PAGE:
On March 13th, Joe Biden, president of U.S.A., gave approval for, oil drilling project in the National Petroleum Reserve-Alaska (NPR-A), after significantly reducing its size.
o minimize the risks as well as the backlash, the Department is reducing the size of the project by denying two of the five drill sites proposed by ConocoPhillips. The company will also relinquish rights to approximately 68,000 acres of its existing leases in the NPR-A, including approximately 60,000 acres in the Teshekpuk Lake Special Area.
The Willow Master Development Plan is a controversial oil drilling project in Alaska that has faced serious backlash in the past. Greenpeace has created a petition to stop the materialization of the project as it claims that it will be disastrous for the environment and for local communities. Some of the reasons behind the general opposition to the project are:
- As global warming numbers rise each year, an oil ring in the Arctic could speed up the melting of the ice
- Alaska is still largely inhabited so there are not enough facilities or people to aid in case of an emergency
- The natives who live off the land could see their culture ruined as industrialization proceeds
- In case of an oil spill, it will be difficult for aid to reach the area and the measures to contain oil spills in different parts of the world could still prove inefficient due to the ice in the water.
The Record of Decision denies two of the five drill site pads proposed by ConocoPhillips, reducing the project’s drill pads by 40 percent. The concurrent relinquishment of 68,000 acres by the company of its existing northernmost and southernmost leases within the Bear Tooth Unit reduces the Bear Tooth Unit’s footprint in the NPR-A by one-third. This reduces the project’s freshwater use and eliminates all infrastructure related to the two rejected drill sites, including approximately 11 miles of roads, 20 miles of pipelines, and 133 acres of gravel, all of which reduces potential impacts to caribou migration and subsistence users.
The actions will create an additional buffer from exploration and development activities near the calving grounds and migratory routes for the Teshekpuk Lake caribou herd, an important subsistence resource for nearby Alaska Native communities. They significantly scale-back the Willow Project within the constraints of valid existing rights under decades-old leases issued by prior Administrations.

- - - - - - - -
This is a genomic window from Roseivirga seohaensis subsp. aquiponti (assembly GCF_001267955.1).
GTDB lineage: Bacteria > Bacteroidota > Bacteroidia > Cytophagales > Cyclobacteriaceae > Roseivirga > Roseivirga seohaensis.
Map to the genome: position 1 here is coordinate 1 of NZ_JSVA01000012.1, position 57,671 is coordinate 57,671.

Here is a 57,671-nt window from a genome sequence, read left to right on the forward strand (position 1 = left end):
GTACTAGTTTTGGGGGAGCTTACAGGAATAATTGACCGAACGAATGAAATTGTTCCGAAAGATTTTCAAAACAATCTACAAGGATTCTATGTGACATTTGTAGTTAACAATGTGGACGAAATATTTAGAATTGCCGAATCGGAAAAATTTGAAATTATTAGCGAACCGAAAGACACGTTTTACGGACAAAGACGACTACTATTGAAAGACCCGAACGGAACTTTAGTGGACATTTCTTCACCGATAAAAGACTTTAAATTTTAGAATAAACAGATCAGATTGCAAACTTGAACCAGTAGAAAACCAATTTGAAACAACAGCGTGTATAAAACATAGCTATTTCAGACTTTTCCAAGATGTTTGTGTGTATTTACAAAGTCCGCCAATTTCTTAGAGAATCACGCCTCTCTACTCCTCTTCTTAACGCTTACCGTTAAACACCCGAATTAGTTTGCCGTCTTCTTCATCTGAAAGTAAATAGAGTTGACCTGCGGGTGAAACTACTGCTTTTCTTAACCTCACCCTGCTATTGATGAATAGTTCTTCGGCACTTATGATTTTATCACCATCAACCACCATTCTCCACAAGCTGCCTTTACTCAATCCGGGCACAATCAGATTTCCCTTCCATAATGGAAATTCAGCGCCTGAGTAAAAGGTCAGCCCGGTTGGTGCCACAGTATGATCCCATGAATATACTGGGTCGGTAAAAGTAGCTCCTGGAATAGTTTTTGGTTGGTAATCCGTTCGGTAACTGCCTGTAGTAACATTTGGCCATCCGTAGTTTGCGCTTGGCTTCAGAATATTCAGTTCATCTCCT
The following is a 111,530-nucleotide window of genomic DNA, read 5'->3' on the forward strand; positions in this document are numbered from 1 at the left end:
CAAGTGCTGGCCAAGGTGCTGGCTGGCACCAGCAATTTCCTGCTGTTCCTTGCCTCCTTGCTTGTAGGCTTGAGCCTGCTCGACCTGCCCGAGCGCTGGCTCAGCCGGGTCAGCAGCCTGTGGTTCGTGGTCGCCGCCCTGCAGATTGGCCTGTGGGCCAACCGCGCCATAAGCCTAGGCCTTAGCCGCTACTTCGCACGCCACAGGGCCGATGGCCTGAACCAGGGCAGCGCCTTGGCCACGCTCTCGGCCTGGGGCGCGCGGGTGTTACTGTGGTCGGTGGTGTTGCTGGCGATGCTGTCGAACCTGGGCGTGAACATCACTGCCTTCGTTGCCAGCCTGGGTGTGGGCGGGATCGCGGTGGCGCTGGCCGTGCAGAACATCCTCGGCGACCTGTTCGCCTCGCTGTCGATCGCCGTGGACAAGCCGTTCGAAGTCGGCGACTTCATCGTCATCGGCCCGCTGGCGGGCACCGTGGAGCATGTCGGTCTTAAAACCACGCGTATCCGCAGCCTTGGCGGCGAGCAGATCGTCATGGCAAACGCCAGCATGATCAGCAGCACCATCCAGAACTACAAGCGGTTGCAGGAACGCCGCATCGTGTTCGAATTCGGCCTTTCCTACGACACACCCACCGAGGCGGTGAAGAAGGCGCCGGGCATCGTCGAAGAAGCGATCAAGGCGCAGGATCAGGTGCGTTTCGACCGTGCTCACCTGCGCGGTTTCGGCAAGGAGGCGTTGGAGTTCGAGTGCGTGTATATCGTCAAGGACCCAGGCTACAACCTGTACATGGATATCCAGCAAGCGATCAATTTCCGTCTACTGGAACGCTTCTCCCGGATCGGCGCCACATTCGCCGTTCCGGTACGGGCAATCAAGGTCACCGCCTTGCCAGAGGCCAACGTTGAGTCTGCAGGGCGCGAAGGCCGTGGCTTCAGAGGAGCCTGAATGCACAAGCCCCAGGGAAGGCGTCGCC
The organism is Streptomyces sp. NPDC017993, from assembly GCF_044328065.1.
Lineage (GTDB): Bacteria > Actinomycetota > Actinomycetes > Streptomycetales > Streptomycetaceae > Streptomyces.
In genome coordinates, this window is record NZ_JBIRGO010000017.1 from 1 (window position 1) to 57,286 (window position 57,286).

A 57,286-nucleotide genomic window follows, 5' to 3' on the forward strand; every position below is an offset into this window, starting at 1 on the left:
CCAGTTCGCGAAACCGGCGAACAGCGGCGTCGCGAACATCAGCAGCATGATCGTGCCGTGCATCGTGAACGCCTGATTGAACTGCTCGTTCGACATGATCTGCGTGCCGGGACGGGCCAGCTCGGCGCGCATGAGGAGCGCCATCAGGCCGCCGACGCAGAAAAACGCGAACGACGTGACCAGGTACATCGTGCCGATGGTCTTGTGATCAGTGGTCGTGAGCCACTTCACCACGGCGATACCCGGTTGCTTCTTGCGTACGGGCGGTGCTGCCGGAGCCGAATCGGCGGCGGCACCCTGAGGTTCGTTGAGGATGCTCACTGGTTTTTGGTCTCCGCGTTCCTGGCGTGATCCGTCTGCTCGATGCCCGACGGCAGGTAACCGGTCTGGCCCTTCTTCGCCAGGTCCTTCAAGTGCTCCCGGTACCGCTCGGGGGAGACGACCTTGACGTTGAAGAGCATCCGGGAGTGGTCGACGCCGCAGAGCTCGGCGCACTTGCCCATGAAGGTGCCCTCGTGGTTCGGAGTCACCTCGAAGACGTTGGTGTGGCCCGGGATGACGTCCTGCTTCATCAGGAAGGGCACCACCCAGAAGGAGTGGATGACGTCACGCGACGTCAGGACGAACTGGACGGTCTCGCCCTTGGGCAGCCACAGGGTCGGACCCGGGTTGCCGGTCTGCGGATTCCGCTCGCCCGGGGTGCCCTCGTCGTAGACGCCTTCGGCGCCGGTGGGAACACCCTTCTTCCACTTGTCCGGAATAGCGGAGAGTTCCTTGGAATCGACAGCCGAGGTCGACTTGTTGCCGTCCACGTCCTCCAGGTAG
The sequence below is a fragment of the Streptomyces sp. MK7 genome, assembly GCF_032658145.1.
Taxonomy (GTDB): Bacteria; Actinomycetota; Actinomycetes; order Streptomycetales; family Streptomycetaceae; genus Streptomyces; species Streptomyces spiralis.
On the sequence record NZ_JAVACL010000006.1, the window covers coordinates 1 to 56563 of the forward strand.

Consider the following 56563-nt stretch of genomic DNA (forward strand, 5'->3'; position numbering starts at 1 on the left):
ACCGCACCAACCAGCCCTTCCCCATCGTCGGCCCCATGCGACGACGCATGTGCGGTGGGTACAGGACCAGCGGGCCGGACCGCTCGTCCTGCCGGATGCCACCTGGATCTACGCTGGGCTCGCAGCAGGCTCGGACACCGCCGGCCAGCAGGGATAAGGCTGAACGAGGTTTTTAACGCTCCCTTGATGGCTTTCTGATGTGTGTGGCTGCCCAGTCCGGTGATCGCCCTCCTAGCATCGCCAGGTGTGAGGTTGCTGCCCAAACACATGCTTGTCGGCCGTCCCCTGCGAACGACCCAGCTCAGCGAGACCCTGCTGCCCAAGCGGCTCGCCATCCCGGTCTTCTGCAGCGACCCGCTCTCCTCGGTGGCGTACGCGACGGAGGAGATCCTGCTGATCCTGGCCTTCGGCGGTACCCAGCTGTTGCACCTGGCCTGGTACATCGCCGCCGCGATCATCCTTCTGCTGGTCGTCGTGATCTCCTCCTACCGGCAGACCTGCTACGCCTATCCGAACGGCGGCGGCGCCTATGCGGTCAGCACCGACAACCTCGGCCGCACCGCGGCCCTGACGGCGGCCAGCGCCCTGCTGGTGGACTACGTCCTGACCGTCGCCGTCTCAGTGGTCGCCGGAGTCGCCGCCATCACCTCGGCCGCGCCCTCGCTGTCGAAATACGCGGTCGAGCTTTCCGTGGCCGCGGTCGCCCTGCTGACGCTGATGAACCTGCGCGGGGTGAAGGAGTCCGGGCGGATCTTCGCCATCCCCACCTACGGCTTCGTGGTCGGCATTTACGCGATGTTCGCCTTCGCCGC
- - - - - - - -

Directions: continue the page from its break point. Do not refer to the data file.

The Biden-Harris administration announced important steps to limit future industrial development in the NPR-A. First, the Interior Department is initiating a rulemaking to achieve maximum protection for Special Areas in the NPR-A. The proposed rule, which will be available for public comment in the coming months, will consider additional protections for the more than 13 million acres designated as Special Areas in recognition of their importance to wildlife and subsistence uses.
The rule would limit future oil and gas leasing and industrial development in the Teshekpuk Lake, Utukok Uplands, Colville River, Kasegaluk Lagoon, and Peard Bay Special Areas – places collectively known for their globally significant intact habitat for wildlife, including grizzly and polar bears, caribou, and hundreds of thousands of migratory birds. The proposed rulemaking would help protect subsistence uses in the NPR-A, responding to Alaska Native communities who have relied on the land, water, and wildlife to support their way of life for thousands of years.
Furthermore, President Biden will take action to designate approximately 2.8 million acres in the Arctic Ocean nearshore the NPR-A as indefinitely off limits for future oil and gas leasing. The withdrawal will ensure this important habitat for whales, seals, polar bears, as well as for subsistence purposes, will be protected in perpetuity from extractive development. The withdrawal will provide additional protections for Teshekpuk Lake, guarding against the potential that future Beaufort Sea oil and gas developments would seek to build pipeline infrastructure into the NPR-A.